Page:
And as to the fate of the twelve black men convicted and sentenced to death for the alleged murders of the whites who died in the pogrom (the African-American men were the only ones prosecuted in relation to the Elaine massacre in which virtually all of the victims were African-American), this interesting footnote, from the same article (which leads to the title referred to above):
In February 1923, by a 6-2 margin, the Court agreed. Citing the all-white jury, lack of opportunity to testify, confessions under torture, denial of change of venue and the pressure of the mob, Justice Oliver Wendell Holmes wrote for the majority that “if the case is that the whole proceeding is a mask – that counsel, jury and judge were swept to the fatal end by an irresistible wave of public passion,” then it was the duty of the Supreme Court to intervene as guarantor of the petitioners’ constitutional rights where the state of Arkansas had failed.
Tulsa, Oklahoma . We’ve got a couple of years until the centennial of that massive anti-black rampage.
I think about my concern with this American denial of our history and wonder if maybe I’m just oversensitive because of my peculiar family history. My father’s side of the family back in Belarus (then known as White Russia) was wiped out by the Nazis with no trace of what happened to them. My mother’s side lived in a Ukrainian town where local Jews from neighboring areas were assembled in a makeshift ghetto and finally led to a ravine on the northwestern edge of town where several thousand were executed one August night by bullet to the back of the skull. One searches the internet in vain for any listing of this massacre among the many Nazi massacres of World War Two. Go figure.
The family of everybody slaughtered during the Elaine pogrom, the Colfax pogrom, the Tulsa pogrom, surely remembers the people they lost a few generations back, murdered by violent strangers who acted with no fear of legal repercussions. You tend not to forget that kind of thing, if it happens to you.
Forget history at your own peril, my friends.
 There was a footnote in the Constitutional law casebook I had in law school to a case called U.S. v. Cruikshank. A single line, citing it as a precedent for a more famous case, the aptly named Slaughterhouse cases. Cruikshank arose out of the organized slaughter of black men, women and children in a rural town in Louisiana. (you will get no sense of the horrific underlying events reading the Supreme Court’s dry, legalistic whitewash that signaled the judicial end of the Ku Klux Klan Act which became unenforceable in light of the Cruikshank decision).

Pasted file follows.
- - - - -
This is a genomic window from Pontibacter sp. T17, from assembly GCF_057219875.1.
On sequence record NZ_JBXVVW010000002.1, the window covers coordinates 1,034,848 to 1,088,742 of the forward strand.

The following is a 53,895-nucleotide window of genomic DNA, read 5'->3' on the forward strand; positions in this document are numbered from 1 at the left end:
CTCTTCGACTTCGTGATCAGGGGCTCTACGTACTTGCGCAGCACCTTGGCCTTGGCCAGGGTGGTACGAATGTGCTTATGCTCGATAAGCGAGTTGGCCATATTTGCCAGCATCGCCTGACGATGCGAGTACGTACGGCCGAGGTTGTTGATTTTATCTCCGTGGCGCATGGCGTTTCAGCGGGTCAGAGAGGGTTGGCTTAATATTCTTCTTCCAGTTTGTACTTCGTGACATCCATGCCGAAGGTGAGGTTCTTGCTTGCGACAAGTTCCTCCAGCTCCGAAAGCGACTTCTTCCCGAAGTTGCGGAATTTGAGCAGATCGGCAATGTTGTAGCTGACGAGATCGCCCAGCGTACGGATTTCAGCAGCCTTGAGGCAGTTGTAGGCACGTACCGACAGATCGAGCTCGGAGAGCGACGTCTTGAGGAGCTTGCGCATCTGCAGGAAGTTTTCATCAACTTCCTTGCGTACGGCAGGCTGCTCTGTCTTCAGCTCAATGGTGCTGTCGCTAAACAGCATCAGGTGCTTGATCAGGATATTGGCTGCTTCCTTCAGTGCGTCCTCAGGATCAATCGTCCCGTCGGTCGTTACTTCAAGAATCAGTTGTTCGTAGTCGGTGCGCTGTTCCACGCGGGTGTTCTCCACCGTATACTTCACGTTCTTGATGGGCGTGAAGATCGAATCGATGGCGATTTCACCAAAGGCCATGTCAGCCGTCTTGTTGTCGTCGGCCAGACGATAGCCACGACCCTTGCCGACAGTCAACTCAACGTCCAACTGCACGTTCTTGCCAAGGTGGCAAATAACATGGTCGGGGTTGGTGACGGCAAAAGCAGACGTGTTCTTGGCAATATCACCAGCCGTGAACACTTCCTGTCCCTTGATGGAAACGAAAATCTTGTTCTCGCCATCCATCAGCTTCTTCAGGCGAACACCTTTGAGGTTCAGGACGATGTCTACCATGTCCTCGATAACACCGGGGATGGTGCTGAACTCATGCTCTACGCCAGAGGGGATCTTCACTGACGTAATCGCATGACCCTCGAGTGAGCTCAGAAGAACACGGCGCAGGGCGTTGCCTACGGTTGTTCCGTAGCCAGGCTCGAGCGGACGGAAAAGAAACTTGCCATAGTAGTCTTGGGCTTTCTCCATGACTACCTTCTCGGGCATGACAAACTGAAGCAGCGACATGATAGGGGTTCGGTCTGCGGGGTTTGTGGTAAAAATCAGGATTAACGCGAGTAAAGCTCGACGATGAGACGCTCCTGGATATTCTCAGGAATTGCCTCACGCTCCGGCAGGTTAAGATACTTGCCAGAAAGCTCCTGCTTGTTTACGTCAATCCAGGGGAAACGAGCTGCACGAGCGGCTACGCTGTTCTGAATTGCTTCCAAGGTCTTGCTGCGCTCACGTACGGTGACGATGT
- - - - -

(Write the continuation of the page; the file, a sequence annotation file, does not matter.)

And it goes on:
Armed black Civil War veterans were defending ballot boxes in the county seat of rural Grant Parish after the 1872 election (one of the last with wide scale black voting in the former Confederacy until after passage of the Voting Rights Act almost a century later) which was angrily disputed by local whites. Local whites (led by Cruikshank, et al) arrived in droves, an armed militia, with at least one cannon, and committed atrocities including the murder of prisoners who had surrendered.
There was clearly no chance for a fair trial in the state court, so the families of the victims, and civil rights advocates, sued in federal court, under the Ku Klux Klan Act, and things went no better for them there. Cruikshank and the other killers walked, the Supreme Court found the federal charges against the local whites had been inartfully drafted. The little remembered Cruikshank decision set an unshakeable precedent, was instrumental in instituting a century of “states’ rights”, giving local authorities the final say in how to deal with violence against its local troublemaking Negroes and those carpetbagging scoundrels from up north. Here’s the Smithsonian’s account of the Colfax Massacre.
And racist monument makers get the last word, in 1951:
2] “Make America Great Again” was one of Ronald Reagan’s several campaign slogans during his first successful presidential run. A young Roger Stone, who has a life-sized image of Nixon’s head tattooed on his back, was part of Reagan’s campaign and profited handsomely afterwards as a pioneering lobbyist with direct access to the highest elected officials he’d help put into office. Stone later became one of Trump’s closest advisers and is, you might recall, awaiting trial for a string of shady dealings on the president’s behalf. Not much has been heard from the provocative loudmouth lately, now that I think of it. Stone’s idol Nixon, incidentally, was the first to refer to an impeachment as a “partisan witch hunt.”